The success of Mockingbird came as such a shock to Lee that she retreated back to her home town in Alabama. Readers waited with bated breath for her next book but it never materialised. She did not enjoy the lime light nor did she appreciate the intrusion that fame brought with it. She withdrew from the glare of the media spotlight and lived a quite life back in Monroeville with no interruptions from the outside world. Years passed and most people had given up hope, it seemed that Lee would never publish again. Then more than 50 years later another manuscript was discovered. It was called “Go Set A Watchman”. This one was written before her first novel. It turned out to be the original manuscript that Lee had presented to the publishers some fifty years earlier. It revisits the same characters years after the events in Mockingbird. It was published in 2015 but this time due to the changes made to many of her best-loved characters, most especially Atticus Finch the reaction was not quite as positive. Some readers were outraged and felt as though their beloved story had been tarnished forever. In spite of the mixed feelings and suspicion surrounding the release of Watchman Lee remained one of the most treasured American writers of her time.

Mockingbird has sold more than thirty million copies and has been translated into more than forty languages. It is still one of the most successful and celebrated books of all time. It became part of many young people’s school curriculum including my own, helping to change attitudes and shape young minds. At the heart of “To Kill a Mockingbird” is a young girl who is desperately trying to understand the world around her. I was once a young girl struggling to do the same and Lee’s book was of great comfort to me. Like any good story it not only instructs but delights its readers. It helped not only Scout to see things more clearly but it also helped me and millions of others around the world. It is a simple and yet poignant examination of humanity and what could be possible if we all just treated each other a little better.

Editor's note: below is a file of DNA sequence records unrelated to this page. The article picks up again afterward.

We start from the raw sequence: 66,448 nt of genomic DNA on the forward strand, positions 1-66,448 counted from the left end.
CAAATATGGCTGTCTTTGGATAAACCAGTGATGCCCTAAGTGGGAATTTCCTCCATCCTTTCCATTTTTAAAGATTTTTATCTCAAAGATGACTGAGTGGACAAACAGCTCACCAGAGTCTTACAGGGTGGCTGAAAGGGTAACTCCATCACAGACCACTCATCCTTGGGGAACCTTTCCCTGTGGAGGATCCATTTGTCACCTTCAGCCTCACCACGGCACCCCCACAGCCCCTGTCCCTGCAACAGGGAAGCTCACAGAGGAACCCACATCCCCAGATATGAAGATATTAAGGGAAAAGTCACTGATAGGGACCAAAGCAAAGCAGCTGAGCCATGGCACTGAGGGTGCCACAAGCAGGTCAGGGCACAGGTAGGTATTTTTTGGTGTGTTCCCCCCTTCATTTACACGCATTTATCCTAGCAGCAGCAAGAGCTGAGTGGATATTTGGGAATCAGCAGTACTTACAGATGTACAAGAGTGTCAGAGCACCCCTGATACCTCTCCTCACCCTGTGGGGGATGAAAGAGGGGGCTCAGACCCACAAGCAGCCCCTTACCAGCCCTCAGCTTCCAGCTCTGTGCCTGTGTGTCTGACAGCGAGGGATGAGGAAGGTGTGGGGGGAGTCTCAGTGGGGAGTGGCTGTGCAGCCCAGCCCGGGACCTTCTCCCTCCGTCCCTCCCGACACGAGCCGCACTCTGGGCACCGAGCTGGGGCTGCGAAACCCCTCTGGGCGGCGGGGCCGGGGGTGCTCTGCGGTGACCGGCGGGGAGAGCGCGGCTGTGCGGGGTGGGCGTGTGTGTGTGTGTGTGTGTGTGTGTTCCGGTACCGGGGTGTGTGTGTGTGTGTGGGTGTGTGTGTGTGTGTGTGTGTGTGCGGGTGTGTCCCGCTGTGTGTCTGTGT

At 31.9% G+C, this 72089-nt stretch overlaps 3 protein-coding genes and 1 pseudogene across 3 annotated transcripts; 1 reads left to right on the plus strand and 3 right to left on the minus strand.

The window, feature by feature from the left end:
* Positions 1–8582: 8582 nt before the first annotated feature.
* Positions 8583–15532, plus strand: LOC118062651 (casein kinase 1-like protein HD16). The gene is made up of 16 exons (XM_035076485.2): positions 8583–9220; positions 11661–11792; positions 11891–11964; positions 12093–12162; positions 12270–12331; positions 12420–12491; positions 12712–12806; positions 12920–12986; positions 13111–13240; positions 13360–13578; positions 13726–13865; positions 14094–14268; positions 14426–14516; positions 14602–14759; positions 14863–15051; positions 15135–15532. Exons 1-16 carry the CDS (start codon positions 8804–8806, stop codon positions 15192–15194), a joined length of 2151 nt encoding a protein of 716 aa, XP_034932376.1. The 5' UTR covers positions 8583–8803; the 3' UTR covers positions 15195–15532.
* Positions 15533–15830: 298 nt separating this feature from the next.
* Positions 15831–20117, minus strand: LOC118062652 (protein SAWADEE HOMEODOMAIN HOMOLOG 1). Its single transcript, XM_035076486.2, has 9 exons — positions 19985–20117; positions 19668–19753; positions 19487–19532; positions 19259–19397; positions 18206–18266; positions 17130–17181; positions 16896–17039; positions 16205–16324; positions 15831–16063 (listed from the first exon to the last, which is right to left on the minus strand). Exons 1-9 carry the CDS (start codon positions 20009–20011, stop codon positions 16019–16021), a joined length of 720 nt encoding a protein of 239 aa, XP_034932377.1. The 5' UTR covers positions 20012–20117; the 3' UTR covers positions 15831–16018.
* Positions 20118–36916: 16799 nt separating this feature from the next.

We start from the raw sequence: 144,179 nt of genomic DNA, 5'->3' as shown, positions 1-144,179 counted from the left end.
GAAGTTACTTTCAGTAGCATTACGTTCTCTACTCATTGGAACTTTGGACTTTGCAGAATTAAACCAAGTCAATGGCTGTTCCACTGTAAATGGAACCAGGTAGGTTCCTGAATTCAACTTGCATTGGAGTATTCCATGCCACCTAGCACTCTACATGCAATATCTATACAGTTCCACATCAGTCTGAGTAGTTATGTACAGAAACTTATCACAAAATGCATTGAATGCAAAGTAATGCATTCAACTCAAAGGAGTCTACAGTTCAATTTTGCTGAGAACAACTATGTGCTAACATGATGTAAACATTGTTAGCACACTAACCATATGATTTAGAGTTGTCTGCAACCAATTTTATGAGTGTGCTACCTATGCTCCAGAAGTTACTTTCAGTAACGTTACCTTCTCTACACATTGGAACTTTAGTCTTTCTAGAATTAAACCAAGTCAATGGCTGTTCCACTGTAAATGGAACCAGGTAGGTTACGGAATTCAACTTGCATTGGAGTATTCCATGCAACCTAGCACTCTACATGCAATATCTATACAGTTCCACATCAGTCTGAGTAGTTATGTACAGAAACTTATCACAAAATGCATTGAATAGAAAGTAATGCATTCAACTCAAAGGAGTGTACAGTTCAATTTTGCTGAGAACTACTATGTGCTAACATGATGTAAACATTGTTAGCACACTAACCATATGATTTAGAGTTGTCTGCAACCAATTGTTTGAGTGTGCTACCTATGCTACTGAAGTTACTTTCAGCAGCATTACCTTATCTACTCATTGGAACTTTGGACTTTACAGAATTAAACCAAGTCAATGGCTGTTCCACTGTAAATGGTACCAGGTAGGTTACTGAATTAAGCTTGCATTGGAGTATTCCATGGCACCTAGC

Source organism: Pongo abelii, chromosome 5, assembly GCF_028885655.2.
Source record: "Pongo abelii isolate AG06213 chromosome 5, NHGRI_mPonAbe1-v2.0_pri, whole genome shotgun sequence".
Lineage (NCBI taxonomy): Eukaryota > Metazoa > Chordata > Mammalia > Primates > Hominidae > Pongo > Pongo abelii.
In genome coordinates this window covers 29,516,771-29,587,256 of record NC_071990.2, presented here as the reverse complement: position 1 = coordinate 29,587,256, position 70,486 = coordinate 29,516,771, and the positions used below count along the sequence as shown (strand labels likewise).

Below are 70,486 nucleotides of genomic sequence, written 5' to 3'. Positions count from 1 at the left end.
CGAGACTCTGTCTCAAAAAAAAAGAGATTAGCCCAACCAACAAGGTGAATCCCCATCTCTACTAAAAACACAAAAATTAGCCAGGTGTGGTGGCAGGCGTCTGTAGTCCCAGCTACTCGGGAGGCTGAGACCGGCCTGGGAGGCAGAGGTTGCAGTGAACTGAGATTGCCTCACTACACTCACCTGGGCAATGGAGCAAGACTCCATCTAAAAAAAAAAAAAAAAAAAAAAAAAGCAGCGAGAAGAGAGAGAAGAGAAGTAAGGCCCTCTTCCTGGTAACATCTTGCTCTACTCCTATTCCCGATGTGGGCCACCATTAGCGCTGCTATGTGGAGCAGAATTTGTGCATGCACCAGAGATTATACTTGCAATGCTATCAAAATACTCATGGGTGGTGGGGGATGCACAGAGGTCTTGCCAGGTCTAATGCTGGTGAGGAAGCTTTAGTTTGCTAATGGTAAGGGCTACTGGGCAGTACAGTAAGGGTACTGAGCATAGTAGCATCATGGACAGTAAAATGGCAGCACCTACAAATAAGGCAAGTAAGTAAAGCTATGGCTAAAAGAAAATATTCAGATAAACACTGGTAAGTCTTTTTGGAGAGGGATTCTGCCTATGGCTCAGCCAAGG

Some people say that Lee’s novel is too innocent, simplistic or quaint for the modern world with its descriptions of small town life. As I look around at a world where racism is ever prevalent and terrorist attacks have become a daily topic of conversation I firmly disagree with this assessment. Her story might be simple but her ideas are big. After all the notion that we can all do a little better if we just try to understand each other a bit more is I believe, more important now than ever. Lee was not afraid to ask the all important questions and allow the reader to search within themselves for the answers.

When I heard the news about Lee’s passing I was genuinely saddened, as though a true friend had died. The more I read the vast number of tributes online I began to realise that I wasn’t the only one who felt that sense of loss. I suppose that’s the true test of a great writer. Lee explained it best when she said, “Until I feared I would lose it, I never loved to read. One does not love breathing.”  Until I heard the news I did not fully realise what she meant to me. So I suppose this is my way of saying thank you. She will always be remembered in the pages of her book. I hope she knows what a rare gift it really is.